In January 2004, I joined 90 other crews from all around Australia at the Victorian Snowfield Ski Village of Mt Buller, 248 km North East of Melbourne for the inaugural Mt Buller Sprint.
This was a motoring event that many in the Tarmac Rally community had long awaited. It was the first time a competitive hill-climb of this magnitude had ever been staged in Australia, as understandably the organizers had to gingerly tread through the corridors of bureaucracy for several years before it came to fruition.
Based on the internationally famous American ‘Pykes Peak’ and New Zealand’s ‘Race to the Sky’, the Mt Buller Sprint was a three-day closed road event that had crews racing 16km from the base of the mountain and climbing to 1800 meters above sea level to finish right in the middle of the Mt Buller Ski Village … 10 times over the weekend.
Jim Richards and Barrie Oliver won the first event in a Porsche 911, and they posted the quickest run of the weekend with a time of 8 minutes and 45.50 seconds. The Mt Buller Sprint ran for 6 years until (to the disappointment of all who had taken part over that time), it finished in 2009. It was in that final year that Jason and John White in a Lamborghini Gallardo recorded the events fastest ever time up the mountain of 8 minutes 26.01 seconds.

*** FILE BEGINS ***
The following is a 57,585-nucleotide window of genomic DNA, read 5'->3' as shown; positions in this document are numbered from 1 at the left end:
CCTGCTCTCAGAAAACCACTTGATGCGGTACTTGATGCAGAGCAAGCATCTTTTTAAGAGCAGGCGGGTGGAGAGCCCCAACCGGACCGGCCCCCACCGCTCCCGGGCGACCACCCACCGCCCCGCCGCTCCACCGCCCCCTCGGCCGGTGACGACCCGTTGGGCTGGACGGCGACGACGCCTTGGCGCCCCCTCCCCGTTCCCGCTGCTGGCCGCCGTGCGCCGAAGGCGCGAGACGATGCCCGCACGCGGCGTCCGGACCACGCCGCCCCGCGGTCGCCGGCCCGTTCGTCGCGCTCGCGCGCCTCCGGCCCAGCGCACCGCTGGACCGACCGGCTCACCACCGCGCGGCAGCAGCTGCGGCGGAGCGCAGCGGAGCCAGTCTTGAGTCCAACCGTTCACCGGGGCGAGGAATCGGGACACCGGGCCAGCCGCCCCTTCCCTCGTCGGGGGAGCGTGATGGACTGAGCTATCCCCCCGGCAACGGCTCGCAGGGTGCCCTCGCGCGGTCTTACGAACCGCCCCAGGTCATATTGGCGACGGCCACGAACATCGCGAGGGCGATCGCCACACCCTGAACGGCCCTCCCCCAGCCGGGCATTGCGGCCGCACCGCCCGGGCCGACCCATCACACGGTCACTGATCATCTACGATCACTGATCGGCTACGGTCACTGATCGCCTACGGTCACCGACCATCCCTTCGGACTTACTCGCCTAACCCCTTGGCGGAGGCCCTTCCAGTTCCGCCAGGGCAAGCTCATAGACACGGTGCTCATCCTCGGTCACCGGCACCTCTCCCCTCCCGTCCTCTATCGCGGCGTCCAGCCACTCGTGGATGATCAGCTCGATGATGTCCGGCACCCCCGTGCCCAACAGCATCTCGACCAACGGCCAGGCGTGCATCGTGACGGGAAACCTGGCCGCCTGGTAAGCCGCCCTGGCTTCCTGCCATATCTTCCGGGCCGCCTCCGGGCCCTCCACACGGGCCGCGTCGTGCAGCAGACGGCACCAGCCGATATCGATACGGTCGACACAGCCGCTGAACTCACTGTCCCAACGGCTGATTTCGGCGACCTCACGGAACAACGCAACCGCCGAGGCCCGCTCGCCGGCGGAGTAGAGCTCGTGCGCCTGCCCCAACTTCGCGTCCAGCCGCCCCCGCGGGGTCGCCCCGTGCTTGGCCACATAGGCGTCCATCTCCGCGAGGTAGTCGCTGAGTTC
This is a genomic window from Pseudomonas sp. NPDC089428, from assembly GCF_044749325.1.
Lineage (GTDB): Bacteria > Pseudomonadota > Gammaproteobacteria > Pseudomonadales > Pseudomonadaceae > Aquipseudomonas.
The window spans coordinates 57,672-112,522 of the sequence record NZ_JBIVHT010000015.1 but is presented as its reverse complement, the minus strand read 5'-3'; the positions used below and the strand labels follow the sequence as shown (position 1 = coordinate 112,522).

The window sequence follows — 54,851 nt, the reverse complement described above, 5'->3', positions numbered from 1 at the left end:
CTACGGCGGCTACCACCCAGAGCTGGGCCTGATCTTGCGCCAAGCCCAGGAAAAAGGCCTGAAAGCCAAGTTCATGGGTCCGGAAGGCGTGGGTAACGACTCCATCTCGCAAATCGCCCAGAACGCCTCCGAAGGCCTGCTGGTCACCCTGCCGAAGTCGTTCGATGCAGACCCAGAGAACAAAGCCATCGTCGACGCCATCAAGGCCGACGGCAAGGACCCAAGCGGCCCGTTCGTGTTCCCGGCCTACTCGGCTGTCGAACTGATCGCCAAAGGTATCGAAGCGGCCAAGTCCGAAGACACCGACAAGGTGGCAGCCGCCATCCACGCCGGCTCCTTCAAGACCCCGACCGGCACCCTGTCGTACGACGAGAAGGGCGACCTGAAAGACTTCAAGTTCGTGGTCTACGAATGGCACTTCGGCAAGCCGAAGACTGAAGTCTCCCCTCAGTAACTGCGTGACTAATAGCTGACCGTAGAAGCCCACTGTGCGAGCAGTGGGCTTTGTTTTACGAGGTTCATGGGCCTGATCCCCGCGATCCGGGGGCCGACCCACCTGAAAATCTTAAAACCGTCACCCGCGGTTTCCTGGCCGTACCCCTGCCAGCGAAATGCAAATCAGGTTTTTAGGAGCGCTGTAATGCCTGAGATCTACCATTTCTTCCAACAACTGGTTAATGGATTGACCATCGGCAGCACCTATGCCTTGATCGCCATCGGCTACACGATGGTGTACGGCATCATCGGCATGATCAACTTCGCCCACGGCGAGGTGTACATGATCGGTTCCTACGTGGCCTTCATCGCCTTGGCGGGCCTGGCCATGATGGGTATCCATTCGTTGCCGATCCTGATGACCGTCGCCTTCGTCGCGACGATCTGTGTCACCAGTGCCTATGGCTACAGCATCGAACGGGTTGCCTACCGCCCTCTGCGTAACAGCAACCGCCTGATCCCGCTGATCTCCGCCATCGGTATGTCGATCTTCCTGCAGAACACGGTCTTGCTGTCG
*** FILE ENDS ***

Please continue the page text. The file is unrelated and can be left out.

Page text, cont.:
Thankfully in 2010 under the new ownership of Targa Australia, the Mount Buller road was again raced on, except this time it was just one of many closed road stages in the Mansfield, Lake Eildon and Wangaratta area that made up the inaugural Targa High Country.
On the weekend of 8 to 10 November 2019, The Targa High Country will celebrate its 10th Anniversary with the field of 120 Competition cars and 40 Touring cars taking on 20 race stages over a total race distance of 186kms.
If you’d like to know more about the Targa High Country, their website is www.targa.com.au or click on the link below to see the highlights from the 2017 High Country.